Of all the unlikely icons to emerge from the saga of Donald Trump’s multiple attempts to block people from seven (eventually six) Muslim-majority countries from entering the United States, perhaps none has been quite so surprising as Sally Yates, the career public servant and former acting attorney general whom Trump fired after she ordered the Department of Justice not to defend the ban.
In a lengthy New Yorker profile, published online on Monday, Yates offered her clearest explanation to date for why she felt compelled to stand up against the president’s order.
“I had an obligation to also protect the integrity of the Department of Justice,” Yates explained, responding to criticism that she should have simply resigned her post if she found the travel ban so problematic.
“And that meant that D.O.J. doesn’t go into court on something as fundamental as religious freedom, making an argument about something that I was not convinced was grounded in truth,” she continued, before framing the president’s executive order in clear historical context (emphasis mine):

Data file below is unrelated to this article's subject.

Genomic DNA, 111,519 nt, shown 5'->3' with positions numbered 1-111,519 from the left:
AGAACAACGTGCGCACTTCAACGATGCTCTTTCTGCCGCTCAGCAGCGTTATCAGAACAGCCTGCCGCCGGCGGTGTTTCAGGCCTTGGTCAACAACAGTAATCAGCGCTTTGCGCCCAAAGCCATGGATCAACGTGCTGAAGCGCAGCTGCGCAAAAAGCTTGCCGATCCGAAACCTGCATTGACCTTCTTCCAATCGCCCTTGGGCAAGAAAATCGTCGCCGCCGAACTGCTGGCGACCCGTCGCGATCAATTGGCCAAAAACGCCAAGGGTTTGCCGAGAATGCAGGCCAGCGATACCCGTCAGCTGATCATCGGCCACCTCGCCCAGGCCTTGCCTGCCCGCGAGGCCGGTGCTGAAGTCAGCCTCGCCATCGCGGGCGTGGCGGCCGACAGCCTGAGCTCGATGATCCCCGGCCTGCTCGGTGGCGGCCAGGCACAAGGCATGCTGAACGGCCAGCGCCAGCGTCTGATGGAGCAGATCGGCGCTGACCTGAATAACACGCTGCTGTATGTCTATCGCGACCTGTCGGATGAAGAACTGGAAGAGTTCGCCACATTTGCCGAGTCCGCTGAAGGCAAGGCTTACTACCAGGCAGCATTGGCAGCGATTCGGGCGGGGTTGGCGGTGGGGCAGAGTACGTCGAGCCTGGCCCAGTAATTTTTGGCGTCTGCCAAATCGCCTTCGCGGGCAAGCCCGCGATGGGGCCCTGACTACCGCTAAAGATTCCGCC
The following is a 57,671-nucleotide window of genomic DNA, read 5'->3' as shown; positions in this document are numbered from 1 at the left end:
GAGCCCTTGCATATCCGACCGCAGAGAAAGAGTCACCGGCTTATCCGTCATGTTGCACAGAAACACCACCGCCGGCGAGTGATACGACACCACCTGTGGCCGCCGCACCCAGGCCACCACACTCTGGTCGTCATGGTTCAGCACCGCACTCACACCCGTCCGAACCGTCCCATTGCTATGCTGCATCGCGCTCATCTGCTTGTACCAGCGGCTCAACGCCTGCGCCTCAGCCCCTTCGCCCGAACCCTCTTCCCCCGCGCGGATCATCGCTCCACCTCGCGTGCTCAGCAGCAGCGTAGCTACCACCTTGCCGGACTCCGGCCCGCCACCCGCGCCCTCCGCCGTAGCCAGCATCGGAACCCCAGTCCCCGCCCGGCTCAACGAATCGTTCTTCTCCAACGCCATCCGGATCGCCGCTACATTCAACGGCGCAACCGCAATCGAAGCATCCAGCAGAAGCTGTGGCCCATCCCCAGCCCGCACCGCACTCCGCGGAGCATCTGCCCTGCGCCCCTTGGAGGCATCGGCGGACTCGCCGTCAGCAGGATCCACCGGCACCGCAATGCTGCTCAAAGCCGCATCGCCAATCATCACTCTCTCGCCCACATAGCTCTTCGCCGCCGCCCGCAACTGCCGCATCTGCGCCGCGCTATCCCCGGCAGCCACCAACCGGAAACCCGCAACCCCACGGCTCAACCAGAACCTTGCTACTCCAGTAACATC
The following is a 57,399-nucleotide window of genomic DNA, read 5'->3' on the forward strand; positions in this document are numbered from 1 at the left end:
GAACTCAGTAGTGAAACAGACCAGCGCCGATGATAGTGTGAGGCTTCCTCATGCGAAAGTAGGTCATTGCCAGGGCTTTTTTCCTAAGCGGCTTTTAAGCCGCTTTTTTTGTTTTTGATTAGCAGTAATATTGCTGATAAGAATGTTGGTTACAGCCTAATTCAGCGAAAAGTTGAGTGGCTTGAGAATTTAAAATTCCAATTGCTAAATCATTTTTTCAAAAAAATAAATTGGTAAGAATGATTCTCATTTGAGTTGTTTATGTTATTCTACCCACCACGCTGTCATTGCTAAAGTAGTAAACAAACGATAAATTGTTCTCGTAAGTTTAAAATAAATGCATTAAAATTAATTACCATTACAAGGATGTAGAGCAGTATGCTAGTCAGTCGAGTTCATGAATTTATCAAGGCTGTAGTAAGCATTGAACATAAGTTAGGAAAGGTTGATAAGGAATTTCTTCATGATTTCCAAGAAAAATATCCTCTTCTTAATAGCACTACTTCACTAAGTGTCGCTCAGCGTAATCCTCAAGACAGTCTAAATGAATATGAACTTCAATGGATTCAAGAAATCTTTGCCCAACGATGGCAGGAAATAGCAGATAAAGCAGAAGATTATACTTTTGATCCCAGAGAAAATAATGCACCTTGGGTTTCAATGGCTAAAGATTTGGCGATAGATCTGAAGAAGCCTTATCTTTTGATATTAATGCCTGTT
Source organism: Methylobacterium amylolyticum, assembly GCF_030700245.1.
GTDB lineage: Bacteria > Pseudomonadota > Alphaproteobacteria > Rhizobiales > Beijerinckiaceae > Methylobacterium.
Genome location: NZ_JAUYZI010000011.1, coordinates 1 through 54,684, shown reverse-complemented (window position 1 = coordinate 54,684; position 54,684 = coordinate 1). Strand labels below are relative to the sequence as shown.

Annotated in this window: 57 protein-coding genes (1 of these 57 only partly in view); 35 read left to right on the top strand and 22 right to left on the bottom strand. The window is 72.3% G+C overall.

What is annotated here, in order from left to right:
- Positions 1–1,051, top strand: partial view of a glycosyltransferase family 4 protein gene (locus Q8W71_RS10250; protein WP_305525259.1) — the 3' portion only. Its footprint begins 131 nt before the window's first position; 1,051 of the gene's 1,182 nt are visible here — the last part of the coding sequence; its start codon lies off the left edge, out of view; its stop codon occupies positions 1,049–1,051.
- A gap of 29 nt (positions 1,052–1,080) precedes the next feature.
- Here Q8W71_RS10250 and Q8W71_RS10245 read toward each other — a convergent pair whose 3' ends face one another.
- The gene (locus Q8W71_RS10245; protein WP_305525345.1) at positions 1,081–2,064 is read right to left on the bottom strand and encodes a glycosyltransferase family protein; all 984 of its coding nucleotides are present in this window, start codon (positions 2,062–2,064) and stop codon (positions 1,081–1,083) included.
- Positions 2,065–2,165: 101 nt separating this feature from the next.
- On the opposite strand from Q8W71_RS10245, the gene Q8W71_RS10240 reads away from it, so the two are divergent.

In fact, I thought, based on all the evidence I had, that it was based on religion. And then I thought back to Jim Crow laws, or literacy tests. Those didn’t say that the purpose was to prevent African-Americans from voting. But that’s what the purpose was.
This is a defining, founding principle of our country: religious freedom. How can the Department of Justice go in and defend something that so significantly undermines that, when we’re not convinced it’s true?
Of course, the legalese surrounding Yates’ decision not to enforce the president’s order is slightly more complicated than that—a point Yates made abundantly clear when she shot down Sen. Ted Cruz during a Senate hearing.
Nevertheless, Yates’ underlying point is undeniable: The United States has a shameful history of twisting the letter of the law for the sole purpose of discriminating against a vulnerable minority. And, for the short time she was in a position to do so, she was not going to let that happen again.